Comp Lit 2, 6 p.m.
June 13, 2013
A World with Collisions
In life, one’s own ignorance can trump any truth presented to them, if, and only if they choose to not keep an open mind. The key to avoiding these tragic and usually unnecessary casualties of the self is to understand when these truths are about to, or already have appeared onto a person’s path as they go through life. Once the truth is noticed then it is up to the person to verify and accept it, this is where the inner battle of the human mind begins. Most people would love to be able to identify what is true and what is false as simply as saying what’s black and what is white. The issue is that once they see the truth this battle between emotion and intellect occurs and whilst it happens, the person goes through a period where they must decide which side to take; the emotion, which is pure human instinct and raw, or the intellect, which is more factual and precise. It is these properties that many leading characters face in comedies and tragedies. One example is the character of Harold in “ ‘Master Harold’…and the Boys” by Athol Fugard. Harold is just a 17 year old boy blessed to be of the fairer skin complexion in Apartheid ruled South Africa. Another example such an idea occurs is in “Oedipus Rex” by Sophocles. Oedipus is a hero to the people of Thebes and has been given the throne in the absence of its former holder Laius. Both stories have the leading character travel through a roller coaster of knowledge and emotions that eventually shows them the truth and it is through these two concepts colliding, that they each begin to understand what has been idling by waiting to be exposed.
Before we uncover what revelations each character finds we must first understand who they think they are prior. Oedipus is strong, compassionate King of Thebes, who like any ruler wants what is best for his people and land. He represents what everybody wishes to be and cannot show signs of weakness for he is what keeps his people afloat even whilst a plague is hurting the entire region. Once again for his people to survive he must be the hero, “You brought us fortune; be the same again!” (55, Sophocles). Although he has no idea what is the reasoning for such crisis unlike the first time. On the other hand we have Harold also referred to as Hally, who is full of intellect for such a youth, with a tongue as eloquent as a wise old man. Although he is young he understands ideas and concepts that would surprise people. Hally knows so many different facts about the world and people in it, yet cannot fully accept facts about himself. Both characters are admired for what they have accomplished and what they know, but its when they fully grasp the information presented to them that really begins the collision of emotion and intellect, and causes each one to proceed upon paths they did not desire.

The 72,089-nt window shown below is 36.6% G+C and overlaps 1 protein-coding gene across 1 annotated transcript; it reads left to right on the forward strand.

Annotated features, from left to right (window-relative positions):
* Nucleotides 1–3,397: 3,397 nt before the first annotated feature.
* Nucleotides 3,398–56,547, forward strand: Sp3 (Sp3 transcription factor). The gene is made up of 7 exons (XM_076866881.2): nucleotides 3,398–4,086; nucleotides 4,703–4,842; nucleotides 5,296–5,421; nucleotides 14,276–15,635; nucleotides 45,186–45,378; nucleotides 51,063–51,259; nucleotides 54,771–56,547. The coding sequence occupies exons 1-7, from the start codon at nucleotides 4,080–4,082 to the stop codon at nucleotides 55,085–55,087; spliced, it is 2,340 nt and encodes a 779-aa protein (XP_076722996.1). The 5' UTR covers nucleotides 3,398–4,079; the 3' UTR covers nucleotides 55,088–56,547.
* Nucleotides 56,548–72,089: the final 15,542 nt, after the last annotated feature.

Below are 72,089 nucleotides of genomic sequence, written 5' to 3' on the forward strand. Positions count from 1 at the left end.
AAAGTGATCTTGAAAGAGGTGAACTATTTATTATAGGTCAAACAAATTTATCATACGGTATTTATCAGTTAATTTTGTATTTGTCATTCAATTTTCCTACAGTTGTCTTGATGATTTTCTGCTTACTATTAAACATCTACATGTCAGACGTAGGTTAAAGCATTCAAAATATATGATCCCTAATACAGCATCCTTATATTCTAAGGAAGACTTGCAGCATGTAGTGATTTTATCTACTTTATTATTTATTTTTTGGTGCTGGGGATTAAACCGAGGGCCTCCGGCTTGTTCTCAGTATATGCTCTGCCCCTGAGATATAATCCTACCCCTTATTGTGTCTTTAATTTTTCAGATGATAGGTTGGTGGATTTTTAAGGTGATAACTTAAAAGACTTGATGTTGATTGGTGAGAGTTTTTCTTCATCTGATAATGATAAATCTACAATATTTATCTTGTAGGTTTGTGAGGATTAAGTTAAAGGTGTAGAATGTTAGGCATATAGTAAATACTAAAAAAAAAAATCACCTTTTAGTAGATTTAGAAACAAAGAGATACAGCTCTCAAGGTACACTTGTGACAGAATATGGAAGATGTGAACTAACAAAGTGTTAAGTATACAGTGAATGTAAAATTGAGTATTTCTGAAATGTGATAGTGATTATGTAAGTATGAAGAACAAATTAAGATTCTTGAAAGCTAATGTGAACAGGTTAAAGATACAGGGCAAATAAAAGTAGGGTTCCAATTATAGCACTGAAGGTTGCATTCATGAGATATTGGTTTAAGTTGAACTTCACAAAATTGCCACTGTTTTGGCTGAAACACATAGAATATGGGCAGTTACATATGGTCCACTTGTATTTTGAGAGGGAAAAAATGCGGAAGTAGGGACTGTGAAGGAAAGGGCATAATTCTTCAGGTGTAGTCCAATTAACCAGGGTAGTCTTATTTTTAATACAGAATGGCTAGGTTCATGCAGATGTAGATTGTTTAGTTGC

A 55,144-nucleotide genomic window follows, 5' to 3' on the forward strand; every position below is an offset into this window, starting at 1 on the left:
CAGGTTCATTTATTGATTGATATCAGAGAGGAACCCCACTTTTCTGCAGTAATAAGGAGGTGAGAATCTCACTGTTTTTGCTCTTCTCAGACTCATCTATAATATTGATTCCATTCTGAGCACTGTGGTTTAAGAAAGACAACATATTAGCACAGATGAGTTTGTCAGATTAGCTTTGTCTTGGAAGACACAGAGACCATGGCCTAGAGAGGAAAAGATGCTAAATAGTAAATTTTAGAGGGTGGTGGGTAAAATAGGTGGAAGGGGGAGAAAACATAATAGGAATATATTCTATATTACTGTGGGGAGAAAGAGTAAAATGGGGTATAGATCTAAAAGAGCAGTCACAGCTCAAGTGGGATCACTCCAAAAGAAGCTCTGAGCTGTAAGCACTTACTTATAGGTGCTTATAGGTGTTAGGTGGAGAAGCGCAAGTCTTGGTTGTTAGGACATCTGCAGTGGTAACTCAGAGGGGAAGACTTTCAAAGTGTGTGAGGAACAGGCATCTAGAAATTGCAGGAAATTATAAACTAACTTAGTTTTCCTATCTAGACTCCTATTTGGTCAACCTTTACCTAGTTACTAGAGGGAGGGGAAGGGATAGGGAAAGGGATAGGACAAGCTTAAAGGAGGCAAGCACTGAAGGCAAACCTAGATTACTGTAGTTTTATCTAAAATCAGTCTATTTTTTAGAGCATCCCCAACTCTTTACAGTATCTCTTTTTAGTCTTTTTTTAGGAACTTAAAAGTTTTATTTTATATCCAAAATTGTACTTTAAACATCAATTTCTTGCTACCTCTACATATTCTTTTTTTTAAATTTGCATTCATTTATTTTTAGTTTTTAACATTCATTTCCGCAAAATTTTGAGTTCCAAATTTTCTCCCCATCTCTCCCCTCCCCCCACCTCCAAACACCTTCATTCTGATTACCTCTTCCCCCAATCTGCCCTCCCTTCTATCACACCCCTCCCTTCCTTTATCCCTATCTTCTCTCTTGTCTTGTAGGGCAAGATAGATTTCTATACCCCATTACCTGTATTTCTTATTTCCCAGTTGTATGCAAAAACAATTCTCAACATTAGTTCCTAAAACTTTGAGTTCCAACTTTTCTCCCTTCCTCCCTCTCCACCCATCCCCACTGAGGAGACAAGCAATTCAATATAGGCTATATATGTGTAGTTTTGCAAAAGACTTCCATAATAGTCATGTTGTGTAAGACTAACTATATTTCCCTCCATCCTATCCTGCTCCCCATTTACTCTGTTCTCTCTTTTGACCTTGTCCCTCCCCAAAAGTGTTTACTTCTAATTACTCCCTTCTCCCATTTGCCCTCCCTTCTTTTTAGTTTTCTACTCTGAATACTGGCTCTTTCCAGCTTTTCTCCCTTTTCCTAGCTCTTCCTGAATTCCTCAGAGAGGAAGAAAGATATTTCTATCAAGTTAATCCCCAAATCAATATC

The revealing of the truth is what gets these characters to behave in the ways they did. Oedipus on one hand was not as aware of his past as he had thought. It seems that everything that occurs in his country is interconnected and is a result of each other’s actions. The plague that looms over his beloved country is actually caused by the man that brought freedom. Oedipus finds out that the prophecy he received did end up becoming true. He unknowingly killed his own father and had sexual relations with his very own mother. This was where the man who was so strong and brave, changed into an informed yet disheartened man. The prophecy that scared him away from his “parents” in Corinth finally was fulfilled and the revelation of the truth was not what he expected but was there the whole time. He thought he beat the prophecy by not confronting it and avoiding it and this ended up being his demise. As most humans he caved into his emotions instead of his intellect when the inner battle was ignited
For the King ripped from her gown the golden brooches
Cited: Fugard, Athol. “Master Holland’ and the Boys.” Responding to Literature. Ed. Judith A Stanford. 5th ed. Boston: McGraw Hill, 2006. 474-511
Sophocles. “Oedipus Rex.” Trans. Dudley Fitts and Robert Fitzgerald. Responding to Literature. Ed. Judith A. Stanford. 5th ed. Boston: McGraw Hill, 2006. 748-781
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